Act on Lungworm Campaign - case study - courtesy of the Kennel Club.......

Despite a rise in owner awareness, 85 per cent of UK dogs remain unprotected against lungworm, which is a potentially fatal parasite. Dogs can become infected after accidentally swallowing slugs or snails carrying the lungworm larvae. Once inside the system, the parasite travels through the dog’s body eventually ending up in the heart. Left untreated, the dog’s health can rapidly deteriorate, and can even result in death.



There are several species of worm that can migrate to the lungs of animals, causing coughing and shortness of breath.  

Adult worms create nodules in the windpipe of the animal and lay eggs. The larvae that hatch cause reactions in the airways, leading to obstruction of breathing. Complications can lead to more serious problems such as shortness of breath (dyspnea), bronchitis, emphysema, fluid build-up in the lungs, and sometimes pneumonia.

Dogs become infected with lungworms when they drink water or eat prey infected with the larval stage of the worm. The larvae then migrate out of the intestines via the bloodstream to the lungs, where they develop into adult worms and lay eggs in the host's lungs. The eggs are then coughed up by the animal or passed in feces, which may then be eaten by birds, rodents, snails, or other pets.

Puppies may also become infected by their mother (dam) when they are licked by or ingest feces from the infected dog.

Tests to check if a dog has a lungworm infection including a, physical examination (lung auscultation) and history,chest X-rays, Fecal examination for eggs, complete blood count (CBC) and Examination of fluid from lungs (tracheal wash).

There is no licensed medical product to prevent lungworm, although keeping your dog's general worm control up to date may help. Avoid leaving food bowls, bones, chews and toys outside overnight as slugs are likely to visit these. Wash anything that appears to have been contaminated with slime trails.

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Only by the bite of an infected mosquito can give a dog heartworms. A Heartworm disease has been reported in all 50 states. And the bite of just one mosquito infected with the heartworm larvae will give your dog heartworm disease. Heartworm disease has not only spread throughout the United States, but it’s also now found in other areas ie: Oregon, California, Arizona, and desert areas where irrigation and building are allowing mosquitoes to survive. And if you have mosquitoes and you have animals, you’re going to have heartworms. It takes about seven months, once a dog is bitten by an infected mosquito, for the larvae to mature into adult heartworms. They then lodge in the heart, lungs, and surrounding blood vessels and begin reproducing. Adult worms can grow up to 12 inches in length, can live 5-7 years, and a dog can have as many as 250 worms in its system.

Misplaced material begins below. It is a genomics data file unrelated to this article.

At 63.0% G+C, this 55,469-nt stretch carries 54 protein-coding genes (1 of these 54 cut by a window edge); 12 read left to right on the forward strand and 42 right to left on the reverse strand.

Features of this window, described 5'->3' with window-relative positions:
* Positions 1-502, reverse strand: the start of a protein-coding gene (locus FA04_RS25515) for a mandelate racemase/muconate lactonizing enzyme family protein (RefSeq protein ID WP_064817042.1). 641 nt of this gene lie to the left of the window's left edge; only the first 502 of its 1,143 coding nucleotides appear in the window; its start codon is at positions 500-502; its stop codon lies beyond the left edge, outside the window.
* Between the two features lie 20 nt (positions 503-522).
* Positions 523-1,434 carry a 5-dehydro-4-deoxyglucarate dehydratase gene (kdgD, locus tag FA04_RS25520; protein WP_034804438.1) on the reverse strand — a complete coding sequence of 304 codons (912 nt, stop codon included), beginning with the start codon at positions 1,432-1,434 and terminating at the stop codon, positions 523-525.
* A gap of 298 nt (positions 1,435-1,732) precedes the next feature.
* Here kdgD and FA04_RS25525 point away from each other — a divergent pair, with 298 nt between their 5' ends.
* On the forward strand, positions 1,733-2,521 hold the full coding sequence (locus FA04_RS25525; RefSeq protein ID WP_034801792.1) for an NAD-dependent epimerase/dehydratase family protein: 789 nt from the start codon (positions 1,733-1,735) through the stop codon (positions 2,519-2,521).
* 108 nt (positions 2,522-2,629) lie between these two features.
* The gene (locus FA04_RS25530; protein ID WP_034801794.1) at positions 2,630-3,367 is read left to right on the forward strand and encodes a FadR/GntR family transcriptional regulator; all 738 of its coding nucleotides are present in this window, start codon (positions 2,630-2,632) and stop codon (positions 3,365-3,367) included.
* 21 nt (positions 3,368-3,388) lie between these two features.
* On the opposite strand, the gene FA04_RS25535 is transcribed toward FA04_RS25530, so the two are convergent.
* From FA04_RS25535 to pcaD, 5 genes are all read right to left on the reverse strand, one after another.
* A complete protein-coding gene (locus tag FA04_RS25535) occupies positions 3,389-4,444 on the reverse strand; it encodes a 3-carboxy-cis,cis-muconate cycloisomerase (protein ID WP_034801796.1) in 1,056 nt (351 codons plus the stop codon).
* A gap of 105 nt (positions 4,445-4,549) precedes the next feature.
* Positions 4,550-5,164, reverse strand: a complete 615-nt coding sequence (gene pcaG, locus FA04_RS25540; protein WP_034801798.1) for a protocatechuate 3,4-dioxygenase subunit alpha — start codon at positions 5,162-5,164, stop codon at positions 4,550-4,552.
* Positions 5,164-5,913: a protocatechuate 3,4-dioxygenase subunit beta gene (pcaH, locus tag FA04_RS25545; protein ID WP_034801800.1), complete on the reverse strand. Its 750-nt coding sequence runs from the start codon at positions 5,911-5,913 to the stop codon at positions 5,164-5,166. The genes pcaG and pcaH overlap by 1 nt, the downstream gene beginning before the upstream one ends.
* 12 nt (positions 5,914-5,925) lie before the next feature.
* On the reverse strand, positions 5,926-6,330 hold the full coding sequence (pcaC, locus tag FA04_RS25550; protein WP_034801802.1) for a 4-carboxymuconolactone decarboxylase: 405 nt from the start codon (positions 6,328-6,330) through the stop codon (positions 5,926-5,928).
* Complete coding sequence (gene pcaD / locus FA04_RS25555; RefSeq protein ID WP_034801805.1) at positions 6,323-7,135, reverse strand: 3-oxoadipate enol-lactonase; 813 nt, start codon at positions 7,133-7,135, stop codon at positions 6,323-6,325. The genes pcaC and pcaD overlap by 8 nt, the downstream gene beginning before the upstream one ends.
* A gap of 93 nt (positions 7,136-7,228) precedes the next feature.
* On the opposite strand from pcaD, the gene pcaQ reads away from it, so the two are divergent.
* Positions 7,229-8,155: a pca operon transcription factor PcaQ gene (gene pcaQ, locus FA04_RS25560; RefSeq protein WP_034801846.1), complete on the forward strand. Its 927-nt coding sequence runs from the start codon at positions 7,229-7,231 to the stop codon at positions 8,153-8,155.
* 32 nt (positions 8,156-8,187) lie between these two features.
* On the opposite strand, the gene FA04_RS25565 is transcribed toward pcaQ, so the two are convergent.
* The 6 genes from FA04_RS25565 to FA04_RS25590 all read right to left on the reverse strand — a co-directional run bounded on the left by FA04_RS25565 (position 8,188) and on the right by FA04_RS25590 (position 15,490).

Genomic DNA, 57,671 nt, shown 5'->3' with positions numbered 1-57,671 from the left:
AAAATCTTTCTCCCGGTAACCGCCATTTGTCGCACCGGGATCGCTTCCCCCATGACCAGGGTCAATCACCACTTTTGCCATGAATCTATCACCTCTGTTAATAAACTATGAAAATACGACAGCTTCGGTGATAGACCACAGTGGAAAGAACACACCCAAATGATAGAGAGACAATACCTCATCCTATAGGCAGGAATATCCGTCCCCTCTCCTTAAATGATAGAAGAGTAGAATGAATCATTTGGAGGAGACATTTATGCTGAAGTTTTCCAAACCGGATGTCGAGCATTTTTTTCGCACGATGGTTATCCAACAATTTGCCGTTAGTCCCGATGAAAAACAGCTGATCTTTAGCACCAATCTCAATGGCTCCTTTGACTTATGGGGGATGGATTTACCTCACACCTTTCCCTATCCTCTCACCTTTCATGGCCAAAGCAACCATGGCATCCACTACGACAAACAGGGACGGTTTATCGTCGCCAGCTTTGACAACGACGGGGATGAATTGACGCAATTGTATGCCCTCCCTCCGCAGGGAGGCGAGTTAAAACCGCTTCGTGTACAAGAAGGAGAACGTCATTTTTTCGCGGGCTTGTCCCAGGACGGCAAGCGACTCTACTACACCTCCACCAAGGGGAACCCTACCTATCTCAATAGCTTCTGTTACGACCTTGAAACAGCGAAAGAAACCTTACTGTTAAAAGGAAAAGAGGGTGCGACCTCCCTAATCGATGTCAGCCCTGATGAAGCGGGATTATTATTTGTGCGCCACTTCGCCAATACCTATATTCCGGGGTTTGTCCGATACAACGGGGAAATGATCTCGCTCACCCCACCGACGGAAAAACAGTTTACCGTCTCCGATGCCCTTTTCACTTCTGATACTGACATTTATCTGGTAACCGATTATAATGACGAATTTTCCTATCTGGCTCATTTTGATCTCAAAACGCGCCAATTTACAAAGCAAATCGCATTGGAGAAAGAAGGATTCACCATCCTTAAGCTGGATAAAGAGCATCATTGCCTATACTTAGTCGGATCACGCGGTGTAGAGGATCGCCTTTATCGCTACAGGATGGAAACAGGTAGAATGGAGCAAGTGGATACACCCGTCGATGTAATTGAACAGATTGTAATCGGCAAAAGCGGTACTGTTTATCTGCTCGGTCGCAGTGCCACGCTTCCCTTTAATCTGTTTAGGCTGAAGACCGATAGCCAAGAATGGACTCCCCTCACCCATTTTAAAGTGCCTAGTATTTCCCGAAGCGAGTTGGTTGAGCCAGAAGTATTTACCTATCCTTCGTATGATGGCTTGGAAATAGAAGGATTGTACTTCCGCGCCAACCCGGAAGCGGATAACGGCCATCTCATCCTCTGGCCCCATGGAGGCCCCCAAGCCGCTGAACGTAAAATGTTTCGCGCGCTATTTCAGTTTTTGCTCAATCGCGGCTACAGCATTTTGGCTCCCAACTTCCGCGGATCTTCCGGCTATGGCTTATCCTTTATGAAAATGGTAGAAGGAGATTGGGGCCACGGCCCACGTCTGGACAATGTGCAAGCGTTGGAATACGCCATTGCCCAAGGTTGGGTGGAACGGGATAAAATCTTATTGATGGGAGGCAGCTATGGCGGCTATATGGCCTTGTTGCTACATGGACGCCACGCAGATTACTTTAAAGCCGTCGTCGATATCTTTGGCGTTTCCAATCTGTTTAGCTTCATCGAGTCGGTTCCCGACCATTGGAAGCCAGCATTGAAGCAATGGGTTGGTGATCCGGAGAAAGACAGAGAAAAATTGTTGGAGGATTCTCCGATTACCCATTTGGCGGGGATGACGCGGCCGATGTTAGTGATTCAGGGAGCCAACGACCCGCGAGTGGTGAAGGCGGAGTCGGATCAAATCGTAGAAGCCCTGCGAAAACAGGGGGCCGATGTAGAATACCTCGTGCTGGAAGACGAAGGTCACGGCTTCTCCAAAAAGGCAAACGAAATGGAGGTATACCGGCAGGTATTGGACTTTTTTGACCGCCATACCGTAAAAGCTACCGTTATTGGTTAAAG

Initially, there are no symptoms. But as more and more worms crowd the heart and lungs, most dogs will develop a cough. As it progresses, they won’t be able to exercise as much as before; they’ll become winded easier. With severe heartworm disease, we can hear abnormal lung sounds, dogs can pass out from the loss of blood to the brain, and they can retain fluids. Eventually, most dogs will die if the worms are not treated.

Heartworm is one of the most dangerous worms for your pet if travelling abroad. Signs can however take months to develop and may include:

  • weight loss/reduced appetite
  • becoming easily tired when exercised
  • excessive panting
  • difficulty breathing
  • weakness
  • death (if left untreated)

Although humans can contract heartworm, we are not ideal hosts, so the risk of developing serious illness as a result of exposure to this parasite is low.